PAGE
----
As Memphis approaches its actual Fortieth Anniversary next month, the editorial staff has been spending a lot of time rummaging in our figurative attic. We’ve started bringing odds and ends downstairs, reprinting at least one feature from our forty-year archives every month, something we plan to continue doing, well, until we run out of good loot upstairs.
This month we found quite an heirloom in the attic, an artifact that, once we dusted it off, remains quite a jewel. The January 1986 story we’ve brought down into our pages this month is an exclusive interview with Shelby Foote, perhaps the most famous twentieth-century author to call Memphis his permanent home. Old-timers here remembered that a Shelby Foote interview was somewhere “upstairs,” but none of us could recall who exactly had done the interviewing, until we looked it up. Imagine our surprise when we discovered that Shelby Foote had been interviewed by Hampton Sides, then a staff writer for Memphis.
The coincidence here is pretty striking. When this interview was done, Foote was well into the middle of his career, while Sides was at the very beginning of his, although the task that gave Shelby Foote his greatest public recognition — serving as narrator of the PBS series directly derived from his three-volume history, The Civil War — was still four years in his future in 1986. Hampton Sides, on the other hand, was just getting started, he too later becoming a national success, with titles like Ghost Soldiers, Blood and Thunder, Hellhound on His Trail, and In the Kingdom of Ice published in the first two decades of this century. Books written by Foote and by Sides have probably spent more weeks on the New York Times’ nonfiction best-seller list than those of all other Memphis writers combined.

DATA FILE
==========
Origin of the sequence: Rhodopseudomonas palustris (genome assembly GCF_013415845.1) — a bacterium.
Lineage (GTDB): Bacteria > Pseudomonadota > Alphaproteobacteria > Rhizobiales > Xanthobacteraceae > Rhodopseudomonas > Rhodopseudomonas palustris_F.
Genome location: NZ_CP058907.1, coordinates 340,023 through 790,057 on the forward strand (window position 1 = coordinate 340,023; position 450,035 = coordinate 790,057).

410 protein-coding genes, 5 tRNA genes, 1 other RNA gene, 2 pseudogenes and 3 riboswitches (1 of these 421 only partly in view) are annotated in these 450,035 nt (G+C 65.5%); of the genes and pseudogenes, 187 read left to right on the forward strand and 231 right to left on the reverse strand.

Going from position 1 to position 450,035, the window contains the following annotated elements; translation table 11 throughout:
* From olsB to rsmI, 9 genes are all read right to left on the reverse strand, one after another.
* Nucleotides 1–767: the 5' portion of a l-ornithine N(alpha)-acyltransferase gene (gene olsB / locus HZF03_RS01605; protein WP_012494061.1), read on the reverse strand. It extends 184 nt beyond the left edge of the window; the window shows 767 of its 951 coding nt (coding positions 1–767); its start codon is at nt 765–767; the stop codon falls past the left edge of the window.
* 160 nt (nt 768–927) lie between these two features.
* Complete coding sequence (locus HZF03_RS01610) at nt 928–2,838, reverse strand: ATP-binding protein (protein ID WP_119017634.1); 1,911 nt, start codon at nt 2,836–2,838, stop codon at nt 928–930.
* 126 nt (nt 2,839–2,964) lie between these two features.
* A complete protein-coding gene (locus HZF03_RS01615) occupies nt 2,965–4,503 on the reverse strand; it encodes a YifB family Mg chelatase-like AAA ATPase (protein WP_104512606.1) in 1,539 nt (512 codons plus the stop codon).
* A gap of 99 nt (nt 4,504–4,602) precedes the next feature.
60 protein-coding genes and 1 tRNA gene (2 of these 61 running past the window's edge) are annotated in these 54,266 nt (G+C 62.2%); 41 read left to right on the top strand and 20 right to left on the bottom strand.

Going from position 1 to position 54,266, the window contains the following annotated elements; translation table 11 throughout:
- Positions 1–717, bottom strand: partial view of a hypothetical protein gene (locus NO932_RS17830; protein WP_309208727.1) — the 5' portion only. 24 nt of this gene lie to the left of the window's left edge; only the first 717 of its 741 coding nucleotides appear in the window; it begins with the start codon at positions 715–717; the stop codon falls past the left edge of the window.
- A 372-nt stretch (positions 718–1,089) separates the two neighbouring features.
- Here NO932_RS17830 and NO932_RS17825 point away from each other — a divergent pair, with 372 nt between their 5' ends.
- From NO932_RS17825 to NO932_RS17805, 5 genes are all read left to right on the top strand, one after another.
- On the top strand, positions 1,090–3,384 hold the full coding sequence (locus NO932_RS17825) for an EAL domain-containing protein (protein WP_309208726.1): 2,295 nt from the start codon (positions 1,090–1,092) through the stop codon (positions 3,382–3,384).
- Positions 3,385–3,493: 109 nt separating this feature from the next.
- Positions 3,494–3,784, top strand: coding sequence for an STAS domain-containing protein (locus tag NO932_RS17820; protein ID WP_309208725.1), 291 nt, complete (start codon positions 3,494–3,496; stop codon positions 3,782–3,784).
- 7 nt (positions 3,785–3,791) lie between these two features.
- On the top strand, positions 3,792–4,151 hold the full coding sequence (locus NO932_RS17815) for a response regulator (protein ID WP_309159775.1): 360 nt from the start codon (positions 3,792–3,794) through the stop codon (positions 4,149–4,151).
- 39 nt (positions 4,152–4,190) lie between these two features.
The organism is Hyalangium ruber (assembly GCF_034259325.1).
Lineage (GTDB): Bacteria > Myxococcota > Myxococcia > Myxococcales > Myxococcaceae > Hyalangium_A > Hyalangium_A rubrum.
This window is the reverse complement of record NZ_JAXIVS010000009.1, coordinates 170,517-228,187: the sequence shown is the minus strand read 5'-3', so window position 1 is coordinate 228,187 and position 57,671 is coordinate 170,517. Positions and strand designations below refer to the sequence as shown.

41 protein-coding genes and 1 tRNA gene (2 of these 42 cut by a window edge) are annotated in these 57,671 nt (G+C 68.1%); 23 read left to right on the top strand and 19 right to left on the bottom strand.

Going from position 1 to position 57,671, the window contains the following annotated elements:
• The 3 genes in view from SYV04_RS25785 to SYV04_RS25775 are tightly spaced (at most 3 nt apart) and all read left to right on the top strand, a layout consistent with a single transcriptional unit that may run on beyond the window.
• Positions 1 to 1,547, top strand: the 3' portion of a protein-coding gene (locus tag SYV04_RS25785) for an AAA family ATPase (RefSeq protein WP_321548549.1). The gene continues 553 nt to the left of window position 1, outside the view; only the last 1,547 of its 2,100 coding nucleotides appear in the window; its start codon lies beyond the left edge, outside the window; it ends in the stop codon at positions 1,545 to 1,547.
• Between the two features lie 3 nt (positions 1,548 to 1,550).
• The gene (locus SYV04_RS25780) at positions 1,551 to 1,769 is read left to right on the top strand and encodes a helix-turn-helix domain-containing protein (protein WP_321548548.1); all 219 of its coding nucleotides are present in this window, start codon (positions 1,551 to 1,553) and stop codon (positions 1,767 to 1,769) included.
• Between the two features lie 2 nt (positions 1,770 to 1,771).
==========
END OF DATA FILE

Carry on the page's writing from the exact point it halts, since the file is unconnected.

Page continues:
It seems only fitting, then, to include both in this issue of Memphis. Those of us in the city-magazine business have always felt a kinship with nonfiction authors. After all, the most significant difference between a superbly written nonfiction book and a superbly written magazine article is the number of words generated. The same kind of organizational skills are required for both tasks; both require the same ability to distill large amounts of what often seems random information into a coherent narrative that informs, excites, and entertains the reader. Not to demean those who labor hard to write books, but good nonfiction oftentimes is simply good magazine journalism writ large.
In the magazine trade, we call these kinds of stories “long-form journalism,” generally stories that take 3,000 or more words to tell. Given that we all now live in an era of hyper-instant information retrieval and delivery, it’s hard not to wonder about the future for this kind of writing. However, I don’t really have concern for long-form journalism at the national level, or in large urban markets like New York or Los Angeles. Indeed, this is something of a golden age for thoughtful magazines which tell long stories, as any subscriber to publications like The Atlantic, Vanity Fair, and The New Yorker could tell you. By and large these are prospering, in print and on-line, as are large-circulation “national” newspapers like The New York Times and The Washington Post, papers that are healthy enough to continue investing in long-form journalism in their pages.
But I do worry about the future of long-form journalism out here in “Fly-Over America.” Outside the top ten or twenty media markets, daily newspapers are struggling to adjust to the new media landscape; in that battle for survival, fewer and fewer publishers find themselves with the resources to commit to significant stories that require length, time, and resources.
If anything, that has exaggerated the importance of city magazines all across America; in many cases, they are the only outlets that continue doing long-form journalism in their markets. This has always been a strength of magazines like ours; I for one am impressed by how magazines like Portland Monthly, St. Louis, and Indianapolis Monthly continue doing such good work. And while we’re proud you’re reading us, be sure to take a look at other city magazines when you travel. I think you’ll be pleasantly surprised.